Athletics: From Russia with relief as Yulia scales big hurdle

By any standard of reckoning, the world record Yulia Pechon-kina set at the Russian track-and-field championships in Tula on 8 August was a stunning performance. The Siberian's time for the 400m hurdles, 52.34sec, sliced more than a quarter of a second off the previous world mark, the 52.61sec clocked by Kim Batten of the USA on the way to the World Championship title in Gothenburg in 1995. In a sprint event, that is a huge margin.

It was an equally staggering 0.76sec improvement on Pechonkina's previous best time. It was also the only world record set in 2003 in an Olympic-standard event on the track, and yet it received scant recognition in the track-and-field world outside Russia. That was due in large part to its coincidence with the Norwich Union London Grand Prix at Crystal Palace, in which, ironically, the big pre-World Championship 100m race was ruined by a fault with the timing gear. Nobody knows how fast Dwain Chambers ran that day.

Pechonkina's world-record run might have gained widespread public attention had the 25-year-old won the 400m hurdles title at the World Championships in Paris three weeks later. As it transpired, though, she suffered a shock defeat in the final in the Stade de France, losing a five-metre lead in the finishing straight to finish third behind the 20-year-old Jana Pittman of Australia and Sandra Glover of the USA. Pechonkina's time, 53.71sec, was 1.37sec down on her world record. Pittman's 53.22sec was the second fastest of the year.

Pechonkina's remarkable story slipped by virtually without notice. It started in January when she broke down at a training camp in Moscow. She felt dizzy and began vomiting. She told the Russian team doctors it was not the first time it had happened. She had suffered a similar collapse 18 months earlier. After two days in bed, however, she felt well again, and two days after that she was back training.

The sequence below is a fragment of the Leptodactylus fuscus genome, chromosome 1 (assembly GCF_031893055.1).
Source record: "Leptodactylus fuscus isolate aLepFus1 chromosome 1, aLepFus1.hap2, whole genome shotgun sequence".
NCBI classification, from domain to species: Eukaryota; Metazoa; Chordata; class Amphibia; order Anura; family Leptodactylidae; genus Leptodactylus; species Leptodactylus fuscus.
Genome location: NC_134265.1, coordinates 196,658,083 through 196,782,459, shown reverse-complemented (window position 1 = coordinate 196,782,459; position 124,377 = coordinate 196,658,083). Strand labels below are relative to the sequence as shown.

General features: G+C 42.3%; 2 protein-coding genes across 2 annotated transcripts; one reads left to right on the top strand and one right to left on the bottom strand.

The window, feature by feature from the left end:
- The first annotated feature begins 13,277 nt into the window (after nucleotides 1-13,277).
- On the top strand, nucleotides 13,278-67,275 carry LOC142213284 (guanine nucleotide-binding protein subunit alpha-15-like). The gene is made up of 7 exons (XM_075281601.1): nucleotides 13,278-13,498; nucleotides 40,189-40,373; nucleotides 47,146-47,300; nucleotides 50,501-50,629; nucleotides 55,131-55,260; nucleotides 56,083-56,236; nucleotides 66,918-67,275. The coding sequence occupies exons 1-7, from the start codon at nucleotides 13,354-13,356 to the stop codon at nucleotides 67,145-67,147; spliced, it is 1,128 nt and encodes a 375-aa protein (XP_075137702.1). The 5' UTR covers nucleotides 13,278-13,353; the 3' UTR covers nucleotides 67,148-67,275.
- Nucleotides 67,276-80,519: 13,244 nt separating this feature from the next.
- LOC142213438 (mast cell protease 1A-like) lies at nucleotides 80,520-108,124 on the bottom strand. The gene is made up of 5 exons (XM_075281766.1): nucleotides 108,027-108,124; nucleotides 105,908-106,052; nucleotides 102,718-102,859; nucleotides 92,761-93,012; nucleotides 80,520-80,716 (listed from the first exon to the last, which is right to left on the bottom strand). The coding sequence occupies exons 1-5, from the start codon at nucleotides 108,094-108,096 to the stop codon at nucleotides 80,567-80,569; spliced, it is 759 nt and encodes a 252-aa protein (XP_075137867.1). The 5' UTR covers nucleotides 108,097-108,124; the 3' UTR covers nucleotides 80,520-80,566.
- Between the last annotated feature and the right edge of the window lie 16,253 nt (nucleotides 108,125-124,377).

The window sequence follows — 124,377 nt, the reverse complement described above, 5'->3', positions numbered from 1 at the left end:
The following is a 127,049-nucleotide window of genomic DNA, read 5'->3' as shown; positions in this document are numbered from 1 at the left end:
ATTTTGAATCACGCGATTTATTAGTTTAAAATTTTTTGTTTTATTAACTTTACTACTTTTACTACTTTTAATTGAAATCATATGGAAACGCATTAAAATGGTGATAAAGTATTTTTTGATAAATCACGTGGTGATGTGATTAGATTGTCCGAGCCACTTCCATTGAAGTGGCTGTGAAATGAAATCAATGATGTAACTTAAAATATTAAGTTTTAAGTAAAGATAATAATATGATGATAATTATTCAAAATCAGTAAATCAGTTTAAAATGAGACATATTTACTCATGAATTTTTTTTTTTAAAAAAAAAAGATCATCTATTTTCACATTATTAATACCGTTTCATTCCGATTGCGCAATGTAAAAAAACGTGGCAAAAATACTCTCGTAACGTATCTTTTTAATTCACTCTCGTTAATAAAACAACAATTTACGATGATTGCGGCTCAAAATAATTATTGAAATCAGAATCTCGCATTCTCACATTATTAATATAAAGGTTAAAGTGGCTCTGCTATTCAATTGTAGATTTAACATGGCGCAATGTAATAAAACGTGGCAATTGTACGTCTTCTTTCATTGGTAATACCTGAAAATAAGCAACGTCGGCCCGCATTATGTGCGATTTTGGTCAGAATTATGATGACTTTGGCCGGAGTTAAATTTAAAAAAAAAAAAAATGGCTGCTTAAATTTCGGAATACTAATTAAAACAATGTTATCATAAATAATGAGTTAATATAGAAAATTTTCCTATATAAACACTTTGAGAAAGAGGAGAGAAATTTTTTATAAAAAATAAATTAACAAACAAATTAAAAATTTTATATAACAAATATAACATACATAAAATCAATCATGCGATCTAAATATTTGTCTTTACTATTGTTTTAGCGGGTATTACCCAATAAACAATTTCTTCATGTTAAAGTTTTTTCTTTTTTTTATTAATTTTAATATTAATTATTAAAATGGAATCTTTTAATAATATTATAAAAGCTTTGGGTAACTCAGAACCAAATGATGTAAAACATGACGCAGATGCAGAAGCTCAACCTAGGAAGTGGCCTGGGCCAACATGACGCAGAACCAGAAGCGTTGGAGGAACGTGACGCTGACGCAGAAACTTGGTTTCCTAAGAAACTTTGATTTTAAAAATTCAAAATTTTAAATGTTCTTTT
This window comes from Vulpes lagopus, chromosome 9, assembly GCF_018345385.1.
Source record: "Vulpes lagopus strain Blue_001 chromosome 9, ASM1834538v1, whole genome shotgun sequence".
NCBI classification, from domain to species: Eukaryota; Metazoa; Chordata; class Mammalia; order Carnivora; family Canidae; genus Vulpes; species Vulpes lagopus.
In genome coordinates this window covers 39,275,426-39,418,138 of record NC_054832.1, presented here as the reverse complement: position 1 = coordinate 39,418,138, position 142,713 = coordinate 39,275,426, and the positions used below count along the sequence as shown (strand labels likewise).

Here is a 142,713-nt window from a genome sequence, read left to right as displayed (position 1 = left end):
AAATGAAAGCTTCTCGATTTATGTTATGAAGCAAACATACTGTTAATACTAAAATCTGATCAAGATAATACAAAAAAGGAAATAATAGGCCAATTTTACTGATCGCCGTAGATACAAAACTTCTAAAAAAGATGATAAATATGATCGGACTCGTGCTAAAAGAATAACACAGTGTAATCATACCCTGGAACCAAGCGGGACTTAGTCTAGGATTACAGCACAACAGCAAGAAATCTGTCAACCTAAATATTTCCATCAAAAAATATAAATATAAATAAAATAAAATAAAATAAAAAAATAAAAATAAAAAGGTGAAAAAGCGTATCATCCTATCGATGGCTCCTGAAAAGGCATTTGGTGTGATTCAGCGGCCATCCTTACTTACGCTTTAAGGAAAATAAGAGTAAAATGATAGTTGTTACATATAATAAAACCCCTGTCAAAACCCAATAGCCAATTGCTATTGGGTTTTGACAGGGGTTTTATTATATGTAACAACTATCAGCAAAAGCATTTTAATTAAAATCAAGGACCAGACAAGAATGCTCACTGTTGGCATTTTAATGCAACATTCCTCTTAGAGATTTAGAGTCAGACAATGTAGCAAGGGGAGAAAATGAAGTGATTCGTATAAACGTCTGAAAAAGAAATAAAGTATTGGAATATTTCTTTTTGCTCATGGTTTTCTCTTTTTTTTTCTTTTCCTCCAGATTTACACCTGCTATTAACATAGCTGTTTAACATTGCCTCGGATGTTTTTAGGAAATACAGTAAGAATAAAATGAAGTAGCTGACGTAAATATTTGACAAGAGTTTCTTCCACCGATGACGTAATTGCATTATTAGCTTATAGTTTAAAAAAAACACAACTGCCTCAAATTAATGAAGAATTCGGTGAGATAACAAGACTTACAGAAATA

Pechonkina competed in the Russian Indoor Championships and gained selection in the flat 400m for the World Indoor Championships in Birmingham. She reached the semi-finals in the individual event and helped the Russian team win the 4 x 400m relay. Her health problems had been forgotten about.

But then, at a spring training camp at Adler on the Black Sea in May, she broke down again. "It was much worse than in January," Valentin Maslakov, the Russian head sprint coach, recalled. "We tried to cure it at the sports base in Adler, but with each day her condition was worsening. After six days, we sent her to Krasnoyarsk, her family home in Siberia. We did not know what the problem was. I was just afraid she would miss all the outdoor season."

That might not have been the worst of fears. Doctors in Krasnoyarsk discovered Pechonkina had actually suffered what in effect was a mild stroke. They diag-nosed a blood problem affecting the circulation in her brain. The condition, they said, could be controlled with drugs. "The initial information from the doctors in Krasnoyarsk was alarming," said Maslakov. "But they did a huge amount of work to cure Yulia. Within a month she was able to resume training, step by step, under the supervision of a doctor."

Two months after that came not so much the step as the quantum leap of the world record in Tula - followed by the backward step of the bronze medal at the World Championships in Paris, plus a silver as a member of the Russian quartet in the 4 x 400m relay.

It has left Pechonkina a little bemused as she looks back on her roller-coaster ride of 2003, and on the nadir of her breakdown in Adler. "Of course I was very worried," she said. "I couldn't stop the nausea or the vomiting. I knew something bad was happening.

"I try not to worry too much now," she added, looking to the present and the future. "I have to be careful of changes in air pressure, but as long as I take my medication there should be no problems again."

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